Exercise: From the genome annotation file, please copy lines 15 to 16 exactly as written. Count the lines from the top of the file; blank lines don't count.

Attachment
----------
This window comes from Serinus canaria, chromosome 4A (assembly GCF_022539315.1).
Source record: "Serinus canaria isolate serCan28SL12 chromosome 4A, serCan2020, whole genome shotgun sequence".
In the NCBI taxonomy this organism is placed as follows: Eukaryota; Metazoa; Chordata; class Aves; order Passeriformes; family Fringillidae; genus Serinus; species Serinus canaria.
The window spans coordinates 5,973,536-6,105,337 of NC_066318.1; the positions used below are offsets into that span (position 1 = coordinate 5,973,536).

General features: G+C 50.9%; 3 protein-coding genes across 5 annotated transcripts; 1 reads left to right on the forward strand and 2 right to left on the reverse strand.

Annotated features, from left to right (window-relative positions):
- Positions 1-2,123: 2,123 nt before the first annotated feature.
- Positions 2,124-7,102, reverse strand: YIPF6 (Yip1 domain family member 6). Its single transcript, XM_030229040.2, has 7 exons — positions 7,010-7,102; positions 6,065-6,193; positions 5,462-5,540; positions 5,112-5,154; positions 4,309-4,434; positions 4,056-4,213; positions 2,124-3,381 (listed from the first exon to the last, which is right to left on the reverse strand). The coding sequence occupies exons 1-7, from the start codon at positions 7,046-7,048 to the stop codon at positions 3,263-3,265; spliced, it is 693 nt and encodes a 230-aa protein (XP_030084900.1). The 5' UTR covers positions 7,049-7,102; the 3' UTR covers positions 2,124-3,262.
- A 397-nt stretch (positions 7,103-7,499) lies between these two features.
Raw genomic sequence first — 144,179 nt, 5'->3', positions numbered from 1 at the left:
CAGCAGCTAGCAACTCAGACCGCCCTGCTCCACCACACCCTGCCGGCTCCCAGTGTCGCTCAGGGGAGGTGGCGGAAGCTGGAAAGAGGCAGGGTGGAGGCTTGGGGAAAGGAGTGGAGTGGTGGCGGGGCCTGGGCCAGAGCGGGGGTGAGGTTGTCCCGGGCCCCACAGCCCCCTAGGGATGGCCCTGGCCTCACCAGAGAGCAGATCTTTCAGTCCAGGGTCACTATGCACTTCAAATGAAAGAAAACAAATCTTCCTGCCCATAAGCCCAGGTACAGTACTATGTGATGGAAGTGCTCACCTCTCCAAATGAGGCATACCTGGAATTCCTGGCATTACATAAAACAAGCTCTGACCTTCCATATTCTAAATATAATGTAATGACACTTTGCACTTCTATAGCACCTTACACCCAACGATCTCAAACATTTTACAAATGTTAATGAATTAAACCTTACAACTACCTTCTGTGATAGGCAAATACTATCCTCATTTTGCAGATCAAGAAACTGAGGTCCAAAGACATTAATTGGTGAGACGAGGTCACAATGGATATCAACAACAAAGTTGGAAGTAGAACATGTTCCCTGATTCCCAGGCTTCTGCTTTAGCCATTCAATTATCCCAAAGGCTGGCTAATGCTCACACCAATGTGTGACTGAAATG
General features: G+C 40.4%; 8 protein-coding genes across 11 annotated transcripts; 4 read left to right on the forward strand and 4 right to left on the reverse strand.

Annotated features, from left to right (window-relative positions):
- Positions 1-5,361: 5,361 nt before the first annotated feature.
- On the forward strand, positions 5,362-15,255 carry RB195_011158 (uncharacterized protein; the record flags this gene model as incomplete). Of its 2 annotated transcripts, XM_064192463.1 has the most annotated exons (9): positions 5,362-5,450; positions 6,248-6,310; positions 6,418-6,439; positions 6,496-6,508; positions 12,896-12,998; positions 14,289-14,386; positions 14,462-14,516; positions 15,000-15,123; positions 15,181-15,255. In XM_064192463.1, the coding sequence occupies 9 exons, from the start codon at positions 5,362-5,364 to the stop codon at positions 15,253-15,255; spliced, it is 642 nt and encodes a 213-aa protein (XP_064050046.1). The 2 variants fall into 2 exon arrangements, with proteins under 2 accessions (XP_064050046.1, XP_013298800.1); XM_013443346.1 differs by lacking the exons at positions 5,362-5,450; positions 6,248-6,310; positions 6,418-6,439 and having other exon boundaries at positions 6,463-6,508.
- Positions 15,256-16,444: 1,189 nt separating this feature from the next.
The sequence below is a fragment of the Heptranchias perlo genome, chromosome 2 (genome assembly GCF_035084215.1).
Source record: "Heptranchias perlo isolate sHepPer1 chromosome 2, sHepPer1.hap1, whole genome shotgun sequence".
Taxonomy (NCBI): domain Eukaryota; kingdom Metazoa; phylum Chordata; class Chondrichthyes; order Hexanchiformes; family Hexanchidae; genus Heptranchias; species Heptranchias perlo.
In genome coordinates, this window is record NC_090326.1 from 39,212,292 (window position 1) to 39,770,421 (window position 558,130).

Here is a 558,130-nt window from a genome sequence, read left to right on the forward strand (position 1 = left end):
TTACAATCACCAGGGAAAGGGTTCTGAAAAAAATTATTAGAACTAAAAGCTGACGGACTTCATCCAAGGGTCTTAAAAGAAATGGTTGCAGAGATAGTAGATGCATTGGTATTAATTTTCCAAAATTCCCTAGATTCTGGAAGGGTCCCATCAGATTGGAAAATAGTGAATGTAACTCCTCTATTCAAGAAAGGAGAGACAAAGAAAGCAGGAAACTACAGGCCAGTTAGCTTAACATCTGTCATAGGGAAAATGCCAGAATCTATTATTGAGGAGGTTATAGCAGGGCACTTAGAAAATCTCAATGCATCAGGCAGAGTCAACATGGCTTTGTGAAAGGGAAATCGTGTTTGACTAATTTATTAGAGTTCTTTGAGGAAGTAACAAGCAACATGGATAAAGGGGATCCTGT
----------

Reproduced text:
- On the forward strand, positions 5,362-15,255 carry RB195_011158 (uncharacterized protein; the record flags this gene model as incomplete). Of its 2 annotated transcripts, XM_064192463.1 has the most annotated exons (9): positions 5,362-5,450; positions 6,248-6,310; positions 6,418-6,439; positions 6,496-6,508; positions 12,896-12,998; positions 14,289-14,386; positions 14,462-14,516; positions 15,000-15,123; positions 15,181-15,255. In XM_064192463.1, the coding sequence occupies 9 exons, from the start codon at positions 5,362-5,364 to the stop codon at positions 15,253-15,255; spliced, it is 642 nt and encodes a 213-aa protein (XP_064050046.1). The 2 variants fall into 2 exon arrangements, with proteins under 2 accessions (XP_064050046.1, XP_013298800.1); XM_013443346.1 differs by lacking the exons at positions 5,362-5,450; positions 6,248-6,310; positions 6,418-6,439 and having other exon boundaries at positions 6,463-6,508.
- Positions 15,256-16,444: 1,189 nt separating this feature from the next.